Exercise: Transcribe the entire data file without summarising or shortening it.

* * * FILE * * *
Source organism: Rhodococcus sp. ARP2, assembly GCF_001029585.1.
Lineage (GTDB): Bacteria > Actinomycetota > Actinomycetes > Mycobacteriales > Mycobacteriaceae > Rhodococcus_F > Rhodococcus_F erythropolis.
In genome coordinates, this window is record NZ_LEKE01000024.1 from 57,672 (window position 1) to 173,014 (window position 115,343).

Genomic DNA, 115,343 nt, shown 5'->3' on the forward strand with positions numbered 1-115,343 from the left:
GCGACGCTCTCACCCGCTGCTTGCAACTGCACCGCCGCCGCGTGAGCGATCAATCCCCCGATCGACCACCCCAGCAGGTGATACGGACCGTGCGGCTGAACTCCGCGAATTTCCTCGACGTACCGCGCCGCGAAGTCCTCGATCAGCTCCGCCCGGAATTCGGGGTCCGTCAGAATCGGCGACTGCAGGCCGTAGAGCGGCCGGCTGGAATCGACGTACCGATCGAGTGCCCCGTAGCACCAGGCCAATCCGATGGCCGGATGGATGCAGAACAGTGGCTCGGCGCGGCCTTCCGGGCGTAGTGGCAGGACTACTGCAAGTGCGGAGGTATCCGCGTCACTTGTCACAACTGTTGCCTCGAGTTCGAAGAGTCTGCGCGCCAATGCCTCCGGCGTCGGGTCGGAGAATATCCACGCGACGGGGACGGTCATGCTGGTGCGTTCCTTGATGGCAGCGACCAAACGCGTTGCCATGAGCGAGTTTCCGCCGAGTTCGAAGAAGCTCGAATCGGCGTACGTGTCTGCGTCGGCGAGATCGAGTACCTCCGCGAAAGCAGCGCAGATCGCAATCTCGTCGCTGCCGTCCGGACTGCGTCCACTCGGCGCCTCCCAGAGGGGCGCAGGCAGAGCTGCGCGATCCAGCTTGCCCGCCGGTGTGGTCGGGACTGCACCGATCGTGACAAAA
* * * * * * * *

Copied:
Source organism: Rhodococcus sp. ARP2, assembly GCF_001029585.1.
Lineage (GTDB): Bacteria > Actinomycetota > Actinomycetes > Mycobacteriales > Mycobacteriaceae > Rhodococcus_F > Rhodococcus_F erythropolis.
In genome coordinates, this window is record NZ_LEKE01000024.1 from 57,672 (window position 1) to 173,014 (window position 115,343).

Genomic DNA, 115,343 nt, shown 5'->3' on the forward strand with positions numbered 1-115,343 from the left:
GCGACGCTCTCACCCGCTGCTTGCAACTGCACCGCCGCCGCGTGAGCGATCAATCCCCCGATCGACCACCCCAGCAGGTGATACGGACCGTGCGGCTGAACTCCGCGAATTTCCTCGACGTACCGCGCCGCGAAGTCCTCGATCAGCTCCGCCCGGAATTCGGGGTCCGTCAGAATCGGCGACTGCAGGCCGTAGAGCGGCCGGCTGGAATCGACGTACCGATCGAGTGCCCCGTAGCACCAGGCCAATCCGATGGCCGGATGGATGCAGAACAGTGGCTCGGCGCGGCCTTCCGGGCGTAGTGGCAGGACTACTGCAAGTGCGGAGGTATCCGCGTCACTTGTCACAACTGTTGCCTCGAGTTCGAAGAGTCTGCGCGCCAATGCCTCCGGCGTCGGGTCGGAGAATATCCACGCGACGGGGACGGTCATGCTGGTGCGTTCCTTGATGGCAGCGACCAAACGCGTTGCCATGAGCGAGTTTCCGCCGAGTTCGAAGAAGCTCGAATCGGCGTACGTGTCTGCGTCGGCGAGATCGAGTACCTCCGCGAAAGCAGCGCAGATCGCAATCTCGTCGCTGCCGTCCGGACTGCGTCCACTCGGCGCCTCCCAGAGGGGCGCAGGCAGAGCTGCGCGATCCAGCTTGCCCGCCGGTGTGGTCGGGACTGCACCGATCGTGACAAAA